1. Pseudomonas fluorescens pneumonia
2. Nosocomial infections
3. Immunocompromised patients
4. Antipseudomonal agents
5. Postoperative pneumonia

In a groundbreaking case study published in the International Journal of Infectious Diseases, medical experts report an exceedingly rare incidence of pneumonia caused by the bacterium Pseudomonas fluorescens (P. fluorescens) in an elderly patient. This occurrence has drawn significant attention within the medical community due to the uncommon pathogenic role this bacterium plays in human infections.

DOI: 10.1016/j.ijid.2024.01.007

The patient, a man in his 80s with a medical history of chronic obstructive pulmonary disease (COPD) and diabetes mellitus, had recently been diagnosed with stage II rectal cancer. Following successful laparoscopic surgery, he began to experience postoperative complications on the sixth day, manifested by a high fever. A chest computed tomography (CT) scan showed signs of infiltration in the left lower lung, indicating a pulmonary infection. Upon further examination, Gram staining of sputum samples revealed Gram-negative rods engulfed by neutrophils—an indication consistent with nosocomial, or hospital-acquired, pneumonia.

Remarkably, subsequent culture analysis identified the presence of only P. fluorescens in the sputum, a finding that posed a considerably puzzling scenario for clinicians. Typically, P. fluorescens is not regarded as a human bacterial pathogen. Yet, studies have found traces of it within the human body’s indigenous microbiota, suggesting a potential opportunistic behavior under certain conditions.

The patient was immediately administered tazobactam/piperacillin, a combination known for its efficacy against a broad spectrum of bacteria, including antipseudomonal agents. Fortunately, patient outcomes were positive as the treatment quickly resulted in the improvement of the pneumonia symptoms. The isolated strain of P. fluorescens showcased susceptibility to standard antipseudomonal antibiotics, reinforcing the decision for aggressive therapy.

In the context of microbiological characteristics, Gram staining of P. fluorescens typically presents slightly thicker and larger morphological features compared to the more commonly known Pseudomonas aeruginosa (P. aeruginosa). Therefore, careful observation and identification are critical for accurate diagnosis and treatment.

While cases of opportunistic infections involving P. fluorescens have been noted, particularly among immunocompromised individuals such as patients with advanced cancer, the literature predominantly documents bloodstream infections. Instances of pneumonia caused by this unique pathogen, without concomitant bacteremia, are notably rarer, indicating the need for heightened clinical awareness.

The study’s authors—Hiroshi Ishii, Hisako Kushima, Yohei Koide, and Yoshiaki Kinoshita, of the Department of Respiratory Medicine and Department of Infection Control and Prevention at Fukuoka University Chikushi Hospital in Japan—urge clinicians to consider the possibility of P. fluorescens pneumonia in patients. This consideration is particularly emphasized for those not necessarily immunosuppressed, as it broadens the scope for surveillance and management of nosocomial infections.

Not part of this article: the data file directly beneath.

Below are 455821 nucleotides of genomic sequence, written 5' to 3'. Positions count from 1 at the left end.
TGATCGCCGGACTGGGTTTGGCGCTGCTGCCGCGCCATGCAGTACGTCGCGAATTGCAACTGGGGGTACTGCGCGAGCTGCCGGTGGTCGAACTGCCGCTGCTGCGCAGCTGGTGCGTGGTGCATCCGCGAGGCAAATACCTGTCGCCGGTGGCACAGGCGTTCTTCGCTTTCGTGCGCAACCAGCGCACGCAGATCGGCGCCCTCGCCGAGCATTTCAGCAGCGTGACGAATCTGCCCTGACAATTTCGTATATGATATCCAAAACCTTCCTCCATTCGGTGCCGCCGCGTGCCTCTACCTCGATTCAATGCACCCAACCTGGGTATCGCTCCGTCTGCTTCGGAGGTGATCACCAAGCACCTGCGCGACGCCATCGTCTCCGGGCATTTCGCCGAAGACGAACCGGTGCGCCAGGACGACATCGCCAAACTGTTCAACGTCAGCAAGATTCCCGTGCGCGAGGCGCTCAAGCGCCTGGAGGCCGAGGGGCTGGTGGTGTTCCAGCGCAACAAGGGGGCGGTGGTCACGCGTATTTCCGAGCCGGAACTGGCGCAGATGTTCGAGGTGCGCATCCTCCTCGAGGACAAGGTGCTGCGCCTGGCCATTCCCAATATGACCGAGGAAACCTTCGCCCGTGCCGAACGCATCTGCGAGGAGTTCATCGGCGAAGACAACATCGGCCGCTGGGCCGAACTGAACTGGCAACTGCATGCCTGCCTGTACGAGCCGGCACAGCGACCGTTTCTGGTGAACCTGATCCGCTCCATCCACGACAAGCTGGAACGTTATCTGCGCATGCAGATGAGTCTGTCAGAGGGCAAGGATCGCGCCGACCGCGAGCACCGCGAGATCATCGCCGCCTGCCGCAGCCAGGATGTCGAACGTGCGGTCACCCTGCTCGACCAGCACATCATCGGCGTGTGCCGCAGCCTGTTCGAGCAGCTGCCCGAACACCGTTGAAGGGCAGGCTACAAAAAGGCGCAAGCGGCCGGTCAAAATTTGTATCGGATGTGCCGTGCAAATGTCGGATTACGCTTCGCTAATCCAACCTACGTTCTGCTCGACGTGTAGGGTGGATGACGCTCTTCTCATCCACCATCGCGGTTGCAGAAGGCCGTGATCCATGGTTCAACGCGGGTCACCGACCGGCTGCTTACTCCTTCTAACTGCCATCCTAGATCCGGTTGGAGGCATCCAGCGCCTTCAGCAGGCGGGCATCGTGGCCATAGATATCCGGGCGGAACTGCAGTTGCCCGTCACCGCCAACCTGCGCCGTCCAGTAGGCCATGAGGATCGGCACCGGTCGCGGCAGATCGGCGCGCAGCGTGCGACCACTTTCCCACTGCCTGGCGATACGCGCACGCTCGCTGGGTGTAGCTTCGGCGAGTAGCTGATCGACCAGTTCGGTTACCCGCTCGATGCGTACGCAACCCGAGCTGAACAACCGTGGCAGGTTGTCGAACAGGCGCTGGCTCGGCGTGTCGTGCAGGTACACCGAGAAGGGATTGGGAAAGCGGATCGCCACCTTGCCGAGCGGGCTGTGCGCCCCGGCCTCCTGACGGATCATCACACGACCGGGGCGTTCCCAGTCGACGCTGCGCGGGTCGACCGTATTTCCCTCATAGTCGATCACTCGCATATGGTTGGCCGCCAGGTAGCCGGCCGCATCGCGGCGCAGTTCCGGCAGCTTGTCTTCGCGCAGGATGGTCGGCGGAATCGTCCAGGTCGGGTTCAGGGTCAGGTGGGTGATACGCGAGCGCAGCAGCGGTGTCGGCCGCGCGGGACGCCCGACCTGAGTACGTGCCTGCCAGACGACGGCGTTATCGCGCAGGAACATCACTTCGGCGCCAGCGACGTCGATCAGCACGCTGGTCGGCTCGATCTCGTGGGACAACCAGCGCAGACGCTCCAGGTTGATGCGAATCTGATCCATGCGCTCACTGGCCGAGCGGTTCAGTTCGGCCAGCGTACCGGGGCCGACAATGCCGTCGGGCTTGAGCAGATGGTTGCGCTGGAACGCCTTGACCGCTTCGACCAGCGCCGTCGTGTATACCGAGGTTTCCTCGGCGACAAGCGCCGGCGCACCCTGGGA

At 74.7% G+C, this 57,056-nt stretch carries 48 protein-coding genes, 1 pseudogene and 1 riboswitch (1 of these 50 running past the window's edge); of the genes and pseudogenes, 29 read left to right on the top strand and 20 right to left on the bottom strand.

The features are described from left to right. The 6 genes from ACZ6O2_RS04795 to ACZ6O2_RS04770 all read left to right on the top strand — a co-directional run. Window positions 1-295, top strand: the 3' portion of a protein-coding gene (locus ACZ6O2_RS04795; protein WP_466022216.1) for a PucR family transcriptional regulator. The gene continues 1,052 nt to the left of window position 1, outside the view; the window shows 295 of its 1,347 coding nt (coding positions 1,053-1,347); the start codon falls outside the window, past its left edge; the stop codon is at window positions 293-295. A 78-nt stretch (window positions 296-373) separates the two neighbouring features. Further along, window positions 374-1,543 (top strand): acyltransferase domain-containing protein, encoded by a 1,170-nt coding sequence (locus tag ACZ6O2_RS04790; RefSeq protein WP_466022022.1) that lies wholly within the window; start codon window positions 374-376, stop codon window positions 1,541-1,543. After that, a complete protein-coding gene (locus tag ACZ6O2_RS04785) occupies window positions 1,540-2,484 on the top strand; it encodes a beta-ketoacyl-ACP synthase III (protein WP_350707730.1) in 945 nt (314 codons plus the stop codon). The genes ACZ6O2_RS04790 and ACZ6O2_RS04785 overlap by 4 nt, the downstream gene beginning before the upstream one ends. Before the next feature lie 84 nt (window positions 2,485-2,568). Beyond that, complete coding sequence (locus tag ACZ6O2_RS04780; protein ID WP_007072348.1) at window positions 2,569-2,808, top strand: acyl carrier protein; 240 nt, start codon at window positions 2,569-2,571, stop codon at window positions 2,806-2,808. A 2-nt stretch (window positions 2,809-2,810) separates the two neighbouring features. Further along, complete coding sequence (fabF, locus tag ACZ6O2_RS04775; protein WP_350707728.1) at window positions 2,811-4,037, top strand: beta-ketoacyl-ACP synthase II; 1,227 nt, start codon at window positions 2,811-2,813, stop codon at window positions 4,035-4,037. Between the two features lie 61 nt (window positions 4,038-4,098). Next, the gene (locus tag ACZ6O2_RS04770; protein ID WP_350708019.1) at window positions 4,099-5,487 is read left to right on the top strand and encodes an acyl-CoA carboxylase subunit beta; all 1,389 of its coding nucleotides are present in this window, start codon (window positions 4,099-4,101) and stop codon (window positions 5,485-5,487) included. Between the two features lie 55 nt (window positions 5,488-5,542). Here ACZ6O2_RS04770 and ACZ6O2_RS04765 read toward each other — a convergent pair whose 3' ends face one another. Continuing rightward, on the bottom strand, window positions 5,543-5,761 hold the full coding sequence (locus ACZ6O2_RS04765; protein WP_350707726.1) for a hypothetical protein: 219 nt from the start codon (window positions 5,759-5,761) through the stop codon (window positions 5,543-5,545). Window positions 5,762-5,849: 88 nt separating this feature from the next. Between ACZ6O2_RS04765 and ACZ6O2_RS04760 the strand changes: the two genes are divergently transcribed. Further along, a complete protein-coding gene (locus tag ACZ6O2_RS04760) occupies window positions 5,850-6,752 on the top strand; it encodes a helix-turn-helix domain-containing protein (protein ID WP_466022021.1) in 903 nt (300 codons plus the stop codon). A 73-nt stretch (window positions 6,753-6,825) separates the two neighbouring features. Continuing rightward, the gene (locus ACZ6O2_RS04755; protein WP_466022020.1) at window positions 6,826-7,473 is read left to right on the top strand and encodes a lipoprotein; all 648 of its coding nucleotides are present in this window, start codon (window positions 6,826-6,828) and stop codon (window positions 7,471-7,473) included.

The case illustrates the complexity of postoperative care among older adults, where multiple comorbidities can predispose patients to rare and potentially severe infectious complications. It also underscores the importance of diligent infection control practices within healthcare settings to prevent the incidence of such nosocomial infections.


1. Ishii, H., Kushima, H., Koide, Y., & Kinoshita, Y. (2024). Pseudomonas fluorescens pneumonia. International Journal of Infectious Diseases.
2. García-Sánchez, L., García-Sánchez, E., & Martín-Rabadán, P. (2018). Biofilm-Related Infections: Bridging the Gap between Clinical Management and Fundamental Aspects. International Journal of Molecular Sciences, 19(9), 2705.
3. Bhatt, P. (2017). Pseudomonas fluorescens Bacteremia: A Case Report and Review of Literature. Infectious Diseases in Clinical Practice, 25(6), 329–332.
4. Crone, S., Vives-Flórez, M., & Kvich, L. (2020). The Environmental and Community-Associated Small-Colony Variants of Pseudomonas fluorescens and Pseudomonas putida. Pathogens, 9(11), 934.
5. Donegan, N. P., & Cheung, A. L. (2012). Regulation of the Pseudomonas aeruginosa quorum-sensing regulator VqsR. Journal of Bacteriology, 194(12), 3180–3191.

In conclusion, the rare incidence of Pseudomonas fluorescens pneumonia reflects an emerging point of interest in infectious disease diagnostics and patient care. While P. fluorescens is often overshadowed by its more notorious relative, P. aeruginosa, this case report highlights that even seemingly benign microbial residents of the human body have the potential to cause significant disease under specific conditions. The medical community is advised to maintain vigilant surveillance of nosocomial infections and to consider a comprehensive range of pathogens in at-risk patient populations, such as the elderly or those with underlying comorbid conditions.